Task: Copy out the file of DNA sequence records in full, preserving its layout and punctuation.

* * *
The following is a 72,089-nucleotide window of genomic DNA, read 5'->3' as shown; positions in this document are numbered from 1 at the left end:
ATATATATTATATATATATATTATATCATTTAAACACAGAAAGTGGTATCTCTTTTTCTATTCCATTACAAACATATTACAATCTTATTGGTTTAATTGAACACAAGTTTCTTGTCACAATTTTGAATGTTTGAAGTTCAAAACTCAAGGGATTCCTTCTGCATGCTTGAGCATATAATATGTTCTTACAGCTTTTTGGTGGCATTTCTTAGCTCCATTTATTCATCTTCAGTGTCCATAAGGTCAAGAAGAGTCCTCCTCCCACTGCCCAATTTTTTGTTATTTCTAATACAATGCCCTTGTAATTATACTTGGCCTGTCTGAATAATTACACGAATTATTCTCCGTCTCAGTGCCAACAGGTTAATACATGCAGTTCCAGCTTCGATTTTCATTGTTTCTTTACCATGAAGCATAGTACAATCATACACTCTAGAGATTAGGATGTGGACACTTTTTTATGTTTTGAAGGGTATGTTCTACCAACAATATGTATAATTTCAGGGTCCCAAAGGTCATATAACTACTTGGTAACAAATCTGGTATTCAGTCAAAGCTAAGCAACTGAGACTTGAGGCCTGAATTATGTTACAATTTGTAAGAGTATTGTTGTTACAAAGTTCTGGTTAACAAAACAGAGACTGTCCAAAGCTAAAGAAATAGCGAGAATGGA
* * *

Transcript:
The following is a 72,089-nucleotide window of genomic DNA, read 5'->3' as shown; positions in this document are numbered from 1 at the left end:
ATATATATTATATATATATATTATATCATTTAAACACAGAAAGTGGTATCTCTTTTTCTATTCCATTACAAACATATTACAATCTTATTGGTTTAATTGAACACAAGTTTCTTGTCACAATTTTGAATGTTTGAAGTTCAAAACTCAAGGGATTCCTTCTGCATGCTTGAGCATATAATATGTTCTTACAGCTTTTTGGTGGCATTTCTTAGCTCCATTTATTCATCTTCAGTGTCCATAAGGTCAAGAAGAGTCCTCCTCCCACTGCCCAATTTTTTGTTATTTCTAATACAATGCCCTTGTAATTATACTTGGCCTGTCTGAATAATTACACGAATTATTCTCCGTCTCAGTGCCAACAGGTTAATACATGCAGTTCCAGCTTCGATTTTCATTGTTTCTTTACCATGAAGCATAGTACAATCATACACTCTAGAGATTAGGATGTGGACACTTTTTTATGTTTTGAAGGGTATGTTCTACCAACAATATGTATAATTTCAGGGTCCCAAAGGTCATATAACTACTTGGTAACAAATCTGGTATTCAGTCAAAGCTAAGCAACTGAGACTTGAGGCCTGAATTATGTTACAATTTGTAAGAGTATTGTTGTTACAAAGTTCTGGTTAACAAAACAGAGACTGTCCAAAGCTAAAGAAATAGCGAGAATGGA